Broadcom has rolled out a new microchip for smart phones that may make some people a little uncomfortable. It can determine your location within centimeters, both vertically and horizontally, so it can know which chair in which room on which floor of which building you're sitting in right now. As long as you have your cell phone on you, of course.
Okay, that's creepy. But it doesn't have to be. While it can track cell phone users since we have our phones in our pockets, the fact is it is tracking the location of whatever device in which it is installed, and this technological improvement could be a good thing for environmental science.
MIT reports, "The unprecedented accuracy of the Broadcom 4752 chip results from the sheer breadth of sensors from which it can process information. It can receive signals from global navigation satellites, cell-phone towers, and Wi-Fi hot spots, and also input from gyroscopes, accelerometers, step counters, and altimeters. The variety of location data available to mobile-device makers means that in our increasingly radio-frequency-dense world, location services will continue to become more refined."
The microchip can even figure out how high up it is thanks to atmospheric pressure sensors on the device. While MIT notes that this could mean a new era of e-commerce based on retailers knowing exactly where you are in a store and what products you're looking at (triple creepy!!), there are other uses for such sensitive information gathering.
Cell phones are ubiquitous devices and are increasingly used in science and data gathering, especially in remote and rural areas where the cheap technology can be used in place of more expensive equipment. Cell phones are already being used for everything from medical assistance to tracking animals to acting as microscopes to measuring pollution. This microchip with its unprecedented ability to determine location can aid in many of these scientific uses.
Cell phones could become even better tools for mapping locations of pollution, tracking the path and activities of an animal, noting locations of particular plants or habitat under study, or even used in flying drones mapping things like deforestation.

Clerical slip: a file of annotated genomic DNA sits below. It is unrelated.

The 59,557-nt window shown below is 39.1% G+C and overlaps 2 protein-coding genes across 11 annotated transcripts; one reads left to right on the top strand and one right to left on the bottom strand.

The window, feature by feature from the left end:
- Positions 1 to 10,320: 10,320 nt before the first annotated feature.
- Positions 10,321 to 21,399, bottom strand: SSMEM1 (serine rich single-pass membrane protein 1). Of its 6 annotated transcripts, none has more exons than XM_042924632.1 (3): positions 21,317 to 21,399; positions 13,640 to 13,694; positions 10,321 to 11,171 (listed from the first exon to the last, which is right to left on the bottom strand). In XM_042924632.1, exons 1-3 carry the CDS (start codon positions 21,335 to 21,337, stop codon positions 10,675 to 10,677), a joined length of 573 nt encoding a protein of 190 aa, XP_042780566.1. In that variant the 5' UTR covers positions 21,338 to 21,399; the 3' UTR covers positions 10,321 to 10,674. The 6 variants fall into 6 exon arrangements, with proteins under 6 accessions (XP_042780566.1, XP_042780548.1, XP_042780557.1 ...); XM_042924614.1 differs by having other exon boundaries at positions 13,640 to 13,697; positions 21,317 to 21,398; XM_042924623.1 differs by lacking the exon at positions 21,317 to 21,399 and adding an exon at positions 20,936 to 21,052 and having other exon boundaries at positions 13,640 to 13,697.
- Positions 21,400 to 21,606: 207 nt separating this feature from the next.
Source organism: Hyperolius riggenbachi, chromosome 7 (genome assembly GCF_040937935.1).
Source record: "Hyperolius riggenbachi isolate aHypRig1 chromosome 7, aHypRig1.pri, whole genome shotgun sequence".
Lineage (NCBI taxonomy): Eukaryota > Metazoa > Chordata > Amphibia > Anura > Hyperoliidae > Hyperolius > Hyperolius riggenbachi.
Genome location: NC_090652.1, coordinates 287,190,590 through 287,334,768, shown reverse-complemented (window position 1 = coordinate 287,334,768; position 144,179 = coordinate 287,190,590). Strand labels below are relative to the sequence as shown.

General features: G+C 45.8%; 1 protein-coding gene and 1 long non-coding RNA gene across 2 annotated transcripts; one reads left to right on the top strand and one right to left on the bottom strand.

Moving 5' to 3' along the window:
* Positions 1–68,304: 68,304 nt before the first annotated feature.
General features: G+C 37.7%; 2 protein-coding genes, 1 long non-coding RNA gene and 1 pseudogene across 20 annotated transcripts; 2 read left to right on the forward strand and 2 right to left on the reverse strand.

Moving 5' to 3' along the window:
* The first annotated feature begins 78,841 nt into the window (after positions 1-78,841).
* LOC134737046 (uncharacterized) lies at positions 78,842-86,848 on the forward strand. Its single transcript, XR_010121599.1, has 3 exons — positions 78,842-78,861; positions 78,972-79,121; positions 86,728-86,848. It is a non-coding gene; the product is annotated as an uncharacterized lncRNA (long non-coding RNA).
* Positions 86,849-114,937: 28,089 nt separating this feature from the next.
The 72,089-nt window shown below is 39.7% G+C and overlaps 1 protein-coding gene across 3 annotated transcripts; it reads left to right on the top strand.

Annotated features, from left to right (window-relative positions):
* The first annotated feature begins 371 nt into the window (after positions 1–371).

This isn't to say that all uses of the chip will be positive. It seems that more people have their head in the shopping game than the science game. MIT states, "Scott Pomerantz, vice president of the GPS division at Broadcom, counters that "the big [mobile] operating systems all have a strategy in place" to create their own Wi-Fi databases. Pomerantz isn't allowed to name names, but one of Broadcom's biggest customers is Apple, which previously used Skyhook for location services in its iPhone but now employs its own, Apple-built location system."
Indeed, Apple, Google and Microsoft have all been caught secretly tracking the physical locations of their users and saving that information to a file. How long is it before such data is instantly available to law enforcement bodies on demand, just as governments are legislating that ISPs and cell phone companies divulge our web browsing histories, email, texts and call information?
Biblical fears about the ‘mark of the beast’ being an implantable microchip forcibly injected into our foreheads have proven to be off base. Coercion was not necessary because people have been enticed into willingly giving up their privacy for convenience.
While I do definitely agree that privacy is flying out the window thanks to our cell phones and that this is a serious issue, I have to say I love the idea of a technology that can make environmental science easier. The benefits of a new technology is all in how we utilize it. Will it be used for creepy purposes? Probably. But hopefully it will also be used for less nefarious tasks and help science out.